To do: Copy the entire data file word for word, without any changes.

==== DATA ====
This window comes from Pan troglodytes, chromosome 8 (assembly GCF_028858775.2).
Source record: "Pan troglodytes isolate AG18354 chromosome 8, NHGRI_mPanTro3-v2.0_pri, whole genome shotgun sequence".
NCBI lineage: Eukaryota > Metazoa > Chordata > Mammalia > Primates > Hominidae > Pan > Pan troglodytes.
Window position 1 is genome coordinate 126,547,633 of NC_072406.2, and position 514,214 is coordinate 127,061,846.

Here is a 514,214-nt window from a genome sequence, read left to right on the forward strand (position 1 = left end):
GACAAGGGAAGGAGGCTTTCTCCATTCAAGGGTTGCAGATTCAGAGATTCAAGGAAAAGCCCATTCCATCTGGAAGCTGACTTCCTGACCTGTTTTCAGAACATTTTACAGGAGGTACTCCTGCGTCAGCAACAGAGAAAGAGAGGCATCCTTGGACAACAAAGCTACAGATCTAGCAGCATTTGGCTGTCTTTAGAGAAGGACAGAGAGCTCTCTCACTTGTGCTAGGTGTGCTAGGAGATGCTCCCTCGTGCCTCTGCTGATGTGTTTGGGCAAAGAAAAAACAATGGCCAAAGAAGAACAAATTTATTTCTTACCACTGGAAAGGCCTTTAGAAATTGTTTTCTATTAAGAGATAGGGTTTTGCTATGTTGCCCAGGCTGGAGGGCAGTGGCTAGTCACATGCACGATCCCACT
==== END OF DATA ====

This window comes from Pan troglodytes, chromosome 8 (assembly GCF_028858775.2).
Source record: "Pan troglodytes isolate AG18354 chromosome 8, NHGRI_mPanTro3-v2.0_pri, whole genome shotgun sequence".
NCBI lineage: Eukaryota > Metazoa > Chordata > Mammalia > Primates > Hominidae > Pan > Pan troglodytes.
Window position 1 is genome coordinate 126,547,633 of NC_072406.2, and position 514,214 is coordinate 127,061,846.

Here is a 514,214-nt window from a genome sequence, read left to right on the forward strand (position 1 = left end):
GACAAGGGAAGGAGGCTTTCTCCATTCAAGGGTTGCAGATTCAGAGATTCAAGGAAAAGCCCATTCCATCTGGAAGCTGACTTCCTGACCTGTTTTCAGAACATTTTACAGGAGGTACTCCTGCGTCAGCAACAGAGAAAGAGAGGCATCCTTGGACAACAAAGCTACAGATCTAGCAGCATTTGGCTGTCTTTAGAGAAGGACAGAGAGCTCTCTCACTTGTGCTAGGTGTGCTAGGAGATGCTCCCTCGTGCCTCTGCTGATGTGTTTGGGCAAAGAAAAAACAATGGCCAAAGAAGAACAAATTTATTTCTTACCACTGGAAAGGCCTTTAGAAATTGTTTTCTATTAAGAGATAGGGTTTTGCTATGTTGCCCAGGCTGGAGGGCAGTGGCTAGTCACATGCACGATCCCACT